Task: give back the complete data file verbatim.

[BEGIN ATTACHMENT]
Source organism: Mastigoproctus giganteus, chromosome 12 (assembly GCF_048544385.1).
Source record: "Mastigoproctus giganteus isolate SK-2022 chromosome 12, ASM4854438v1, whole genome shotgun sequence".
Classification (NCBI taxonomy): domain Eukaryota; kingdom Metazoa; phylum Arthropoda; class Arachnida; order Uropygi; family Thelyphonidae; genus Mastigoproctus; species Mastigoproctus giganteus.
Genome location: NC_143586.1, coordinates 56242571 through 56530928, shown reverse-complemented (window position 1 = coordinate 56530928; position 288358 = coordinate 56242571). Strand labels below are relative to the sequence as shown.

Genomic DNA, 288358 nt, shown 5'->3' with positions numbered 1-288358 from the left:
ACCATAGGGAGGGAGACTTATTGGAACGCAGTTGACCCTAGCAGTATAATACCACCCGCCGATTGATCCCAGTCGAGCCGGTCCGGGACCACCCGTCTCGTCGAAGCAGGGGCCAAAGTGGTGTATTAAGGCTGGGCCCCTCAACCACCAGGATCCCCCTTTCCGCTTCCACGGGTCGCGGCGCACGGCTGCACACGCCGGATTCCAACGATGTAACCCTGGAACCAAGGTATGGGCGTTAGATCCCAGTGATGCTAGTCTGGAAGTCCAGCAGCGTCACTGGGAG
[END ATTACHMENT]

Source organism: Mastigoproctus giganteus, chromosome 12 (assembly GCF_048544385.1).
Source record: "Mastigoproctus giganteus isolate SK-2022 chromosome 12, ASM4854438v1, whole genome shotgun sequence".
Classification (NCBI taxonomy): domain Eukaryota; kingdom Metazoa; phylum Arthropoda; class Arachnida; order Uropygi; family Thelyphonidae; genus Mastigoproctus; species Mastigoproctus giganteus.
Genome location: NC_143586.1, coordinates 56242571 through 56530928, shown reverse-complemented (window position 1 = coordinate 56530928; position 288358 = coordinate 56242571). Strand labels below are relative to the sequence as shown.

Genomic DNA, 288358 nt, shown 5'->3' with positions numbered 1-288358 from the left:
ACCATAGGGAGGGAGACTTATTGGAACGCAGTTGACCCTAGCAGTATAATACCACCCGCCGATTGATCCCAGTCGAGCCGGTCCGGGACCACCCGTCTCGTCGAAGCAGGGGCCAAAGTGGTGTATTAAGGCTGGGCCCCTCAACCACCAGGATCCCCCTTTCCGCTTCCACGGGTCGCGGCGCACGGCTGCACACGCCGGATTCCAACGATGTAACCCTGGAACCAAGGTATGGGCGTTAGATCCCAGTGATGCTAGTCTGGAAGTCCAGCAGCGTCACTGGGAG